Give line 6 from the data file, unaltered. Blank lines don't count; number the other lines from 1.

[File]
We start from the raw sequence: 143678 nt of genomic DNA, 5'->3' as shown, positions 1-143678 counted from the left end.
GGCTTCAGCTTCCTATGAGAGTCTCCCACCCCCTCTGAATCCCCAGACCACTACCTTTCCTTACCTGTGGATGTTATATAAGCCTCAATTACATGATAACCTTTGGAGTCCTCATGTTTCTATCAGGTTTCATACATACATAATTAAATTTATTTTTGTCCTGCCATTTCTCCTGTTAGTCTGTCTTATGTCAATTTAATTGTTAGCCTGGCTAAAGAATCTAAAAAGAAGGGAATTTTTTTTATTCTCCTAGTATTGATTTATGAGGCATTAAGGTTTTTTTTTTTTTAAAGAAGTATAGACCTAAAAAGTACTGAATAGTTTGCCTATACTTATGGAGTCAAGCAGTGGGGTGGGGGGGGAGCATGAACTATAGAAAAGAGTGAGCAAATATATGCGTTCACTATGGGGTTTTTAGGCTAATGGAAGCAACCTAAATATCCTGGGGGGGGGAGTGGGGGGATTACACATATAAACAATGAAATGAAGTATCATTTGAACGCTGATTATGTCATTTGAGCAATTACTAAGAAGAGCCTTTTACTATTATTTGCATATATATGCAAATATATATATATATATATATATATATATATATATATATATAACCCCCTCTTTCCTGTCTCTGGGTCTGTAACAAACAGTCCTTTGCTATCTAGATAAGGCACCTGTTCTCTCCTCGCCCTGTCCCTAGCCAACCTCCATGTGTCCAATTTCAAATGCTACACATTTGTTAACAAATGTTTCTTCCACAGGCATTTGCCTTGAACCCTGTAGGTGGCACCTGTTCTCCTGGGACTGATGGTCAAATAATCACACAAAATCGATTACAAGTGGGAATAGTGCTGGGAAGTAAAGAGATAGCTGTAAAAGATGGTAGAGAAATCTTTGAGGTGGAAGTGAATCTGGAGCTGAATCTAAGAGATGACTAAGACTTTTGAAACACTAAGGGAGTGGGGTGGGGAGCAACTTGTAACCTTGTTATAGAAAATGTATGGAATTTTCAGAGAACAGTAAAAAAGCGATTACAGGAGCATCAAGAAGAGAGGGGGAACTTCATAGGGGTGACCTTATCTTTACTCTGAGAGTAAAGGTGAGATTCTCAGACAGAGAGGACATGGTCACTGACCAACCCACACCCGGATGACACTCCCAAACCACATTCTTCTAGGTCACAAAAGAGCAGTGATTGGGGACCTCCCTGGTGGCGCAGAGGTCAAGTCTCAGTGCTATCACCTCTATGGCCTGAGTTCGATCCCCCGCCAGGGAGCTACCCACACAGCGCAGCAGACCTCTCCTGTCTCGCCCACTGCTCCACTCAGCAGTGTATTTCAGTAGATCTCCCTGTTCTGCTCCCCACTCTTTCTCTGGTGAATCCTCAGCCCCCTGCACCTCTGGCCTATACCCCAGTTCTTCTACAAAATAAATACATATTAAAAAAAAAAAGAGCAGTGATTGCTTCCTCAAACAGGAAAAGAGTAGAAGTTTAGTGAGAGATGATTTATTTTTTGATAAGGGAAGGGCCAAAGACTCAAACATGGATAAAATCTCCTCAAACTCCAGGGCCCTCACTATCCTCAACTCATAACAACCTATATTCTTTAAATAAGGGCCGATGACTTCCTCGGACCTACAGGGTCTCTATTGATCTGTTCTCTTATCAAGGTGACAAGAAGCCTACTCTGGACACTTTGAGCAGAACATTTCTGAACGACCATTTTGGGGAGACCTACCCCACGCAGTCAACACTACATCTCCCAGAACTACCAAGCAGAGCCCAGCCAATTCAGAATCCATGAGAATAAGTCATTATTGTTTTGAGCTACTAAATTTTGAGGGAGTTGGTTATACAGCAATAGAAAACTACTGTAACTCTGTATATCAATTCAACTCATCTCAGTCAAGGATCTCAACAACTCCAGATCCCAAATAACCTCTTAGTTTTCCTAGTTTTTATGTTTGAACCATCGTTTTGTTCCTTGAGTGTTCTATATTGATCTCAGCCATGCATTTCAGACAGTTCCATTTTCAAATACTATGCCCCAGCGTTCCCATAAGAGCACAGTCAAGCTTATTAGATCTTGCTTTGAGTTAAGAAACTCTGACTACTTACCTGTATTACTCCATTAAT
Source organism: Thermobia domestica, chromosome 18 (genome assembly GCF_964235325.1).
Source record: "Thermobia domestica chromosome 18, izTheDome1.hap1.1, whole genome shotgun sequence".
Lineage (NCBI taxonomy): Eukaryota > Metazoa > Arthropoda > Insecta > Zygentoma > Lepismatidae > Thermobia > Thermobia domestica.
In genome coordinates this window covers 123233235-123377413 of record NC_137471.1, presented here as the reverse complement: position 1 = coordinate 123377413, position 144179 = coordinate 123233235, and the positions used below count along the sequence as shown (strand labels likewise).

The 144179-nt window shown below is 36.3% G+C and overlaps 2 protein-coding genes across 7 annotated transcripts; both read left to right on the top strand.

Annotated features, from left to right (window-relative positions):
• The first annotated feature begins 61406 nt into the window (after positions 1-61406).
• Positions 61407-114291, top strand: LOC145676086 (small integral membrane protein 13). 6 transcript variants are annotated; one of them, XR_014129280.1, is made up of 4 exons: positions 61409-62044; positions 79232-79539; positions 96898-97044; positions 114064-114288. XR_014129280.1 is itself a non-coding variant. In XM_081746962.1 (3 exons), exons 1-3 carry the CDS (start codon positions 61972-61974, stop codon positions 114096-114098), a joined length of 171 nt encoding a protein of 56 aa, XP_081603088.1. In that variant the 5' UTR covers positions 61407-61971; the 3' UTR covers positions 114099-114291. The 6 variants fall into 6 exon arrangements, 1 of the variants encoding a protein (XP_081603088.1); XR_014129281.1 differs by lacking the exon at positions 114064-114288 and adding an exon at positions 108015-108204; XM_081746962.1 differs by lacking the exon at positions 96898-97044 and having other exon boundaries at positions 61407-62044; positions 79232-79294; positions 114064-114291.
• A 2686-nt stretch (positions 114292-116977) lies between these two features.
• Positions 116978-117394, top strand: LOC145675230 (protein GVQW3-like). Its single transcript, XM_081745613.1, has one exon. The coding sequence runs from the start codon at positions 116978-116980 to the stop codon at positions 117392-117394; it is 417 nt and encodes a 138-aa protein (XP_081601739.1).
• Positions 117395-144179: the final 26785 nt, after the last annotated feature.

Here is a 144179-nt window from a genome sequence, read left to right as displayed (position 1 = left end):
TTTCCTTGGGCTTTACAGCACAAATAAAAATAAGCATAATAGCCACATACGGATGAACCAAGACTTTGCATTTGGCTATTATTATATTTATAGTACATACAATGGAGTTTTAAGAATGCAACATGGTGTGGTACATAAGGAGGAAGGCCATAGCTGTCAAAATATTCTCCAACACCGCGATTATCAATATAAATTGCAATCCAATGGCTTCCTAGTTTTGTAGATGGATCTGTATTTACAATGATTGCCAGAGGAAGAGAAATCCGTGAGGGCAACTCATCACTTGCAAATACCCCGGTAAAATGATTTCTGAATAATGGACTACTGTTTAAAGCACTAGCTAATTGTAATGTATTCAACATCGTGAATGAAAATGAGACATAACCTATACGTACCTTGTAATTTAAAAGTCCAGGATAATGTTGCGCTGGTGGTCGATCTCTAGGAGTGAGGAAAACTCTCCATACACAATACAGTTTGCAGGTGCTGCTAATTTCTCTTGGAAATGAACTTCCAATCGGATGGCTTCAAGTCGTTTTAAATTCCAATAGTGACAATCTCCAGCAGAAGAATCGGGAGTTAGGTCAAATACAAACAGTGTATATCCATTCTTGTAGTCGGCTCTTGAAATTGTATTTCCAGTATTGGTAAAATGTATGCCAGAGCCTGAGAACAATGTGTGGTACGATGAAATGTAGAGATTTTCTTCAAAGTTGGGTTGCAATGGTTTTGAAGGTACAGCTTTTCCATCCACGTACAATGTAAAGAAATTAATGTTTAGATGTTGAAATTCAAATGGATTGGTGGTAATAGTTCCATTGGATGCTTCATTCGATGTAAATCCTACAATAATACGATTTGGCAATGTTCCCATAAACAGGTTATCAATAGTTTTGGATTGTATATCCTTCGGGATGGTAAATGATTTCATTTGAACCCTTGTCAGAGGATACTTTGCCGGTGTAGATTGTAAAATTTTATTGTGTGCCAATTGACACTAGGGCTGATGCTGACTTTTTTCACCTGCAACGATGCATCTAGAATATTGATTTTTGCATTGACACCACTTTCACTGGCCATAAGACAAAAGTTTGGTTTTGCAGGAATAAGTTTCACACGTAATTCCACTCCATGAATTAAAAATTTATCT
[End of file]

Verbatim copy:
In genome coordinates this window covers 123233235-123377413 of record NC_137471.1, presented here as the reverse complement: position 1 = coordinate 123377413, position 144179 = coordinate 123233235, and the positions used below count along the sequence as shown (strand labels likewise).